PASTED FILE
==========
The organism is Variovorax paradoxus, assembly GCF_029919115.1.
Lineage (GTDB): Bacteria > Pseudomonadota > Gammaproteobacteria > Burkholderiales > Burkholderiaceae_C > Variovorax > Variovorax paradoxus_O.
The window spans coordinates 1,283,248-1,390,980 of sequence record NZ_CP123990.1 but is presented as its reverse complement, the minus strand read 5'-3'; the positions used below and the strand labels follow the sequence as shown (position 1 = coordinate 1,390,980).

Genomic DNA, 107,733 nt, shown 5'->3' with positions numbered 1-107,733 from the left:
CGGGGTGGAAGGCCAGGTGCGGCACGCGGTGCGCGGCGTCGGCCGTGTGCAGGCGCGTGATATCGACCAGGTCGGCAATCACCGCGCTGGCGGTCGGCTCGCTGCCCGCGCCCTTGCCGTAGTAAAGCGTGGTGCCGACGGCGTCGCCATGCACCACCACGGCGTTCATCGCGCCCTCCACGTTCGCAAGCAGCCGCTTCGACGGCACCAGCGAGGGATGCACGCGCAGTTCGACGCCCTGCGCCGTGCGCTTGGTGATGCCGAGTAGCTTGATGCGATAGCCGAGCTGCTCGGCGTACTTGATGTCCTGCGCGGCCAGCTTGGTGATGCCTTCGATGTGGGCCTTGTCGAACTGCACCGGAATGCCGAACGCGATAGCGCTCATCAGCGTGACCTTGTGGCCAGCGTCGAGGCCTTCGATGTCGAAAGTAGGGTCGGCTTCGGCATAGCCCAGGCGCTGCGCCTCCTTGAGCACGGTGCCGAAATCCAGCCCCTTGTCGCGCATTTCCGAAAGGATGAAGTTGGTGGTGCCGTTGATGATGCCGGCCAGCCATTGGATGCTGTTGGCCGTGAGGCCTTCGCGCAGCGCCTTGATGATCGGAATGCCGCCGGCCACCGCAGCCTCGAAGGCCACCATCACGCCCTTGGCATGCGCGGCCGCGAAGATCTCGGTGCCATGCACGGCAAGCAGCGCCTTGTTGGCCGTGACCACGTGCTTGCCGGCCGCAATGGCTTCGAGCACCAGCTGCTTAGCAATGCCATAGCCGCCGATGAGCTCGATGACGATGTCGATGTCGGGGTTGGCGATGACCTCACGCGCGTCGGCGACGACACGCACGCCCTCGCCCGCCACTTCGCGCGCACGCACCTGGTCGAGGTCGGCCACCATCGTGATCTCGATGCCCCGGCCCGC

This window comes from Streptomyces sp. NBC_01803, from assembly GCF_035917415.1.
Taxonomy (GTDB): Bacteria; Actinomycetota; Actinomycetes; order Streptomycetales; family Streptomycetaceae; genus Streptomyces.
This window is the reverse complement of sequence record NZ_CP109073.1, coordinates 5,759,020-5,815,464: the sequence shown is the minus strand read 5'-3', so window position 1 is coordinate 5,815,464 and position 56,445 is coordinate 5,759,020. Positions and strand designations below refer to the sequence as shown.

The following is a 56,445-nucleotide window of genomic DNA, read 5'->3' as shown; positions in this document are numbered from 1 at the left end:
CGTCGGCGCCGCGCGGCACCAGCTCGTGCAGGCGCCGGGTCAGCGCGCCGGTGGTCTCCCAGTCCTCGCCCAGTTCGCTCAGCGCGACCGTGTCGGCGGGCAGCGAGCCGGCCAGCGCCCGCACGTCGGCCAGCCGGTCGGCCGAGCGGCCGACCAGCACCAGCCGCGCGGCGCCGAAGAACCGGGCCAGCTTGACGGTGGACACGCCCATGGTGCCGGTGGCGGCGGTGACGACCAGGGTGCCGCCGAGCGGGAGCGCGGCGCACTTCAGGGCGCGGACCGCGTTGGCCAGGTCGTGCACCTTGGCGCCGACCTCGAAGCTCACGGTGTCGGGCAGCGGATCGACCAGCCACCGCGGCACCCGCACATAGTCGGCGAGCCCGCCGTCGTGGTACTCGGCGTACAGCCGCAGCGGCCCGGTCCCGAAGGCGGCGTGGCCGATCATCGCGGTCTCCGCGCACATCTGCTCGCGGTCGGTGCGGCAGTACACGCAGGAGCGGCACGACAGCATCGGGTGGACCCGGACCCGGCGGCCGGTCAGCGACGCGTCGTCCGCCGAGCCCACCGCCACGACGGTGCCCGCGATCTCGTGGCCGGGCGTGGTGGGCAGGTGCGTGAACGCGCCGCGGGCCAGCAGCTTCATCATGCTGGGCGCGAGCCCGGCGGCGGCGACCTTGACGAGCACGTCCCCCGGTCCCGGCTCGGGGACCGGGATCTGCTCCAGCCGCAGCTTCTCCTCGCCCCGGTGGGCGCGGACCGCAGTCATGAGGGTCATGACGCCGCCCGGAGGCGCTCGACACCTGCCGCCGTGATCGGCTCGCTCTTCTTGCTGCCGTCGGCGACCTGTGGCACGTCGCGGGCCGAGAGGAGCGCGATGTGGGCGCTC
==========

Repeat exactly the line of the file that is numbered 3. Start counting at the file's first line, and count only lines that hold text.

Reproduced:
The window spans coordinates 1,283,248-1,390,980 of sequence record NZ_CP123990.1 but is presented as its reverse complement, the minus strand read 5'-3'; the positions used below and the strand labels follow the sequence as shown (position 1 = coordinate 1,390,980).